A new urban boundary layer and dispersion parameterization for the LLNL modeling system: Tests with the Joint Urban 2003 data set

AMS Citation:
Delle Monache, L., J. Weil, M. Simpson, and M. Leach, 2009: A new urban boundary layer and dispersion parameterization for the LLNL modeling system: Tests with the Joint Urban 2003 data set. Atmospheric Environment, 43, 5807-5821, doi:10.1016/j.atmosenv.2009.07.051.
Date:2009-11-01
Resource Type:article
Title:A new urban boundary layer and dispersion parameterization for the LLNL modeling system: Tests with the Joint Urban 2003 data set
Abstract: A new urban parameterization for a fast-running dispersion prediction modeling system suitable for emergency response situations is introduced. The parameterization represents the urban convective boundary layer in the dispersion prediction system developed by the National Atmospheric Release Advisory Center (NARAC) at Lawrence Livermore National Laboratory. The performance of the modeling system is tested with data collected during the field campaign Joint Urban 2003 (JU03), held in July 2003 in Oklahoma City, Oklahoma. Tests were performed using data from three intense operating periods held during daytime slightly unstable to unstable conditions. The system was run in operational mode using the meteorological data that would be available operationally at NARAC to test its effectiveness in emergency response conditions. The new parameterization considerably improves the performance of the original modeling system, by producing a better degree of pattern of correspondence between predictions and observations (as measured by Taylor diagrams), considerably reducing bias, and better capturing directional effects resulting in plume predictions whose shape and size better resemble the observations (via the measure of effectiveness). Furthermore, the new parameterization shows similar skills to urban modeling systems of similar or greater complexity. The parameterization performs the best at the three JU03 sensor arcs (1, 2, and 4 km downwind the release points), with fractional bias values ranging from 0.13 to 0.4, correlation values from 0.45 to 0.71, and centered root-mean-square error being reduced more than 50% in most cases. The urban parameterization has been tested with grid increments of 125, 250, 500 and 1000 m, performing best at 250 and 500 m. Finally, it has been found that representing the point source by a Gaussian distribution with an initial spread of particles leads to a better representation of the initial spread induced by near-source buildings, resulting in lower bias and improved correlation in downtown Oklahoma City.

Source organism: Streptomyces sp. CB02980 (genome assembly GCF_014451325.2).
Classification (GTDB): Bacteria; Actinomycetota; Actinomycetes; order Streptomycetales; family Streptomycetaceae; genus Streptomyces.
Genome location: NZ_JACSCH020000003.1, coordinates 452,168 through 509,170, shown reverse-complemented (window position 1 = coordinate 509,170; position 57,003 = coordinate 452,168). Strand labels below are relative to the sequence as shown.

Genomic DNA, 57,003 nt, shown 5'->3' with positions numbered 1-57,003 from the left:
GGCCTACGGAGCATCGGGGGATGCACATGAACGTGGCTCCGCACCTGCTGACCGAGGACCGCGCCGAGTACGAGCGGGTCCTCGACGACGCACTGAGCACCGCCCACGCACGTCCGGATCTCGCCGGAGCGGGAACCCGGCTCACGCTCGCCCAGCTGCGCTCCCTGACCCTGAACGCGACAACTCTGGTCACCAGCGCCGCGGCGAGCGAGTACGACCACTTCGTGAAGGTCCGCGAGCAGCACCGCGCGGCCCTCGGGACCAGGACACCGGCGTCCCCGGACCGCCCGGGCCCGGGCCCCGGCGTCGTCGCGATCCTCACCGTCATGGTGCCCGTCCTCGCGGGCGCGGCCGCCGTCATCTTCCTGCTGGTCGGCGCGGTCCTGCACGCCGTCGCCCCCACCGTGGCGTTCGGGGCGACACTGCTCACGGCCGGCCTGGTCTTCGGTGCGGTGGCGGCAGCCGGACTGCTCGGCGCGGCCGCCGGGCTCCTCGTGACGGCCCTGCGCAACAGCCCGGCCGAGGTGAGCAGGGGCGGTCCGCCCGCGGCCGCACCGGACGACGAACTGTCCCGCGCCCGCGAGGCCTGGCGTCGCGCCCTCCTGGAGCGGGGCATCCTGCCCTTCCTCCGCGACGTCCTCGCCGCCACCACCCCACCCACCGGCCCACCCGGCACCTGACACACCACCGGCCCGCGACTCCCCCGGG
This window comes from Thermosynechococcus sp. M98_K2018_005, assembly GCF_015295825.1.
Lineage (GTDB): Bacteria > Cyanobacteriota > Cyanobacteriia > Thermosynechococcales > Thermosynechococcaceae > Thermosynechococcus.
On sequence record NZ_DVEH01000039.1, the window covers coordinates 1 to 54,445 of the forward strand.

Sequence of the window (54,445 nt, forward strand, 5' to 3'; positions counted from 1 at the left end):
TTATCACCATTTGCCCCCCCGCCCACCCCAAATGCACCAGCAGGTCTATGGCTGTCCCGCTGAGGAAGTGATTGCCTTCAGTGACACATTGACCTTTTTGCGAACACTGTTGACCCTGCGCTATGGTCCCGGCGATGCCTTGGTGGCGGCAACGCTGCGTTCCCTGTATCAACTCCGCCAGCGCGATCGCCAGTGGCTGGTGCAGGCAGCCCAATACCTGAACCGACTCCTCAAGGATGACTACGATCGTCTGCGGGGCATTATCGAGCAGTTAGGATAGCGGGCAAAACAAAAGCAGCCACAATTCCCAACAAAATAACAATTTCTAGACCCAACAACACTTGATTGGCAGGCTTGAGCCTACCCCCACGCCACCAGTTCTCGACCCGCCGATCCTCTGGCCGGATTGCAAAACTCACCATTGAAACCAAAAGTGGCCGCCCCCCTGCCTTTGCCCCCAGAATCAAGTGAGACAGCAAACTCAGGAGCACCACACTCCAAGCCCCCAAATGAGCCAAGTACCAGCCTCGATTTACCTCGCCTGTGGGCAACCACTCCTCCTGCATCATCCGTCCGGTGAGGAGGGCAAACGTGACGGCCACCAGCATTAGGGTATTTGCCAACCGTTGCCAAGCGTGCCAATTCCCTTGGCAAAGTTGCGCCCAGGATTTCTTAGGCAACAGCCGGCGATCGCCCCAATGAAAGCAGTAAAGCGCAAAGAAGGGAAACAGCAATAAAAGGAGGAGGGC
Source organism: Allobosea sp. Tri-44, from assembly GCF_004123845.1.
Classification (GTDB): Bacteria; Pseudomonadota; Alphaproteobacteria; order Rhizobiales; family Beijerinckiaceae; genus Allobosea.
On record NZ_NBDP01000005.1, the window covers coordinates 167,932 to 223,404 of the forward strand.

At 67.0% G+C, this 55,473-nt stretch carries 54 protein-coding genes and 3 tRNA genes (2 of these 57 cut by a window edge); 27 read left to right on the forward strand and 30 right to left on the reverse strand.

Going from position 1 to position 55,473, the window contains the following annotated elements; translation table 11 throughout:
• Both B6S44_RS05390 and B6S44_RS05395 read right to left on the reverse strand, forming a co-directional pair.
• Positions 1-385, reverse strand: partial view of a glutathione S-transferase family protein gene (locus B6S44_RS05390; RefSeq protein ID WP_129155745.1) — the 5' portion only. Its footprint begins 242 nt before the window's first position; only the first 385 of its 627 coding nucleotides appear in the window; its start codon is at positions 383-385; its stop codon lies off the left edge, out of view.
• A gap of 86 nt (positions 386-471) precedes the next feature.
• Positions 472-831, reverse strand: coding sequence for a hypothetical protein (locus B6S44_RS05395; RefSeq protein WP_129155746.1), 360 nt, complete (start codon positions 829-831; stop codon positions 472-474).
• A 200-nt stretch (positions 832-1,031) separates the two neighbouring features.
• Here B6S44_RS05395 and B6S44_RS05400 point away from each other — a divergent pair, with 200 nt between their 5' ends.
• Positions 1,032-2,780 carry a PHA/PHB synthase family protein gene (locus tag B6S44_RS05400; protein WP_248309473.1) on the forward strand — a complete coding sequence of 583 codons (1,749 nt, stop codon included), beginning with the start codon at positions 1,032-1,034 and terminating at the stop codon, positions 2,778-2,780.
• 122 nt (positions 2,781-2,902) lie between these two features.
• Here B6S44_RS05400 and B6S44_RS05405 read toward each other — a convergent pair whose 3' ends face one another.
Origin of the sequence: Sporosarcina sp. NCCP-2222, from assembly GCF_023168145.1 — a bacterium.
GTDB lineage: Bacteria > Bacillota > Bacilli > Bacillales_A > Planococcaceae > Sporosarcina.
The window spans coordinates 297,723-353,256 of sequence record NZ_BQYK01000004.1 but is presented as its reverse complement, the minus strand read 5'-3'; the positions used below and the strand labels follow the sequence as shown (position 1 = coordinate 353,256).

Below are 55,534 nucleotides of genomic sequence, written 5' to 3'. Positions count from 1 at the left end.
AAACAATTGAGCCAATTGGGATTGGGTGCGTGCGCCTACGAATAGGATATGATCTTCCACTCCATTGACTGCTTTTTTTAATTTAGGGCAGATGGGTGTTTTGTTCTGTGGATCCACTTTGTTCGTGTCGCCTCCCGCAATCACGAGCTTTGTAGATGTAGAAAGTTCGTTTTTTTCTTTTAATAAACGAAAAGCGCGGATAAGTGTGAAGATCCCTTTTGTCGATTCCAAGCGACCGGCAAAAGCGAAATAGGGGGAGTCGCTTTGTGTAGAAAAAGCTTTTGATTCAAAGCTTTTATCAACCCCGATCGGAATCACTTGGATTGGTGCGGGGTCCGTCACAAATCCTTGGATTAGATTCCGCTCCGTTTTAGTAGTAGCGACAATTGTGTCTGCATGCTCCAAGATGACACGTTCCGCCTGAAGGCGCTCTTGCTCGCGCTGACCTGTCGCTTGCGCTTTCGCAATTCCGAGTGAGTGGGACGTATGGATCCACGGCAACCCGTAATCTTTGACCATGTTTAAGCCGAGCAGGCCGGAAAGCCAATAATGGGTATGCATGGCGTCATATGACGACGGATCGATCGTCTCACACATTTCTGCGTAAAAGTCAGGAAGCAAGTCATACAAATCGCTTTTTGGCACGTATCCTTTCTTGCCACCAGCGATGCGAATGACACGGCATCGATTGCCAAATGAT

Subject(s):Urban parameterization, Dispersion modeling, Emergency response
Peer Review:Refereed
Copyright Information:An edited version of this article was published by Elsevier. Copyright 2009 Elsevier.
OpenSky citable URL: ark:/85065/d7x34zrh
Publisher's Version: 10.1016/j.atmosenv.2009.07.051
Author(s):
  • L. Delle Monache - NCAR/UCAR
  • Jeffrey Weil
  • Matthew Simpson
  • Marty Leach
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